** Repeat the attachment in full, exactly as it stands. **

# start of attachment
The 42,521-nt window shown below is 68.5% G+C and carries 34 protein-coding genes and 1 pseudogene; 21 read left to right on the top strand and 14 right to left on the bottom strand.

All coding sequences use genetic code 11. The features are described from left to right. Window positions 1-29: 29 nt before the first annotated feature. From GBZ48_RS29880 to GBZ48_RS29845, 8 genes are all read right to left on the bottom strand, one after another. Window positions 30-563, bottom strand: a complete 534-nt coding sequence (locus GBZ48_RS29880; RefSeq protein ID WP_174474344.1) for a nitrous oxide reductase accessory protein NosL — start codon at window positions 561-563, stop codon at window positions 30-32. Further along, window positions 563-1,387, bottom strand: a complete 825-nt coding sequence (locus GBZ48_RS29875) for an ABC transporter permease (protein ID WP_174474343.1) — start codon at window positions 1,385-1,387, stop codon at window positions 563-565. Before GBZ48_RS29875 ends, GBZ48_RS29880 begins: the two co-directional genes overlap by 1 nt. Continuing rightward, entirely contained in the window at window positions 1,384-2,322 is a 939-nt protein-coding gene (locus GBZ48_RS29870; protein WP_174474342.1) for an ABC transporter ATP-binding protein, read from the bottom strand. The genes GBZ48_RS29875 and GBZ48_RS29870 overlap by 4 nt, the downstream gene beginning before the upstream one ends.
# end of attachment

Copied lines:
The 42,521-nt window shown below is 68.5% G+C and carries 34 protein-coding genes and 1 pseudogene; 21 read left to right on the top strand and 14 right to left on the bottom strand.

All coding sequences use genetic code 11. The features are described from left to right. Window positions 1-29: 29 nt before the first annotated feature. From GBZ48_RS29880 to GBZ48_RS29845, 8 genes are all read right to left on the bottom strand, one after another. Window positions 30-563, bottom strand: a complete 534-nt coding sequence (locus GBZ48_RS29880; RefSeq protein ID WP_174474344.1) for a nitrous oxide reductase accessory protein NosL — start codon at window positions 561-563, stop codon at window positions 30-32. Further along, window positions 563-1,387, bottom strand: a complete 825-nt coding sequence (locus GBZ48_RS29875) for an ABC transporter permease (protein ID WP_174474343.1) — start codon at window positions 1,385-1,387, stop codon at window positions 563-565. Before GBZ48_RS29875 ends, GBZ48_RS29880 begins: the two co-directional genes overlap by 1 nt. Continuing rightward, entirely contained in the window at window positions 1,384-2,322 is a 939-nt protein-coding gene (locus GBZ48_RS29870; protein WP_174474342.1) for an ABC transporter ATP-binding protein, read from the bottom strand. The genes GBZ48_RS29875 and GBZ48_RS29870 overlap by 4 nt, the downstream gene beginning before the upstream one ends.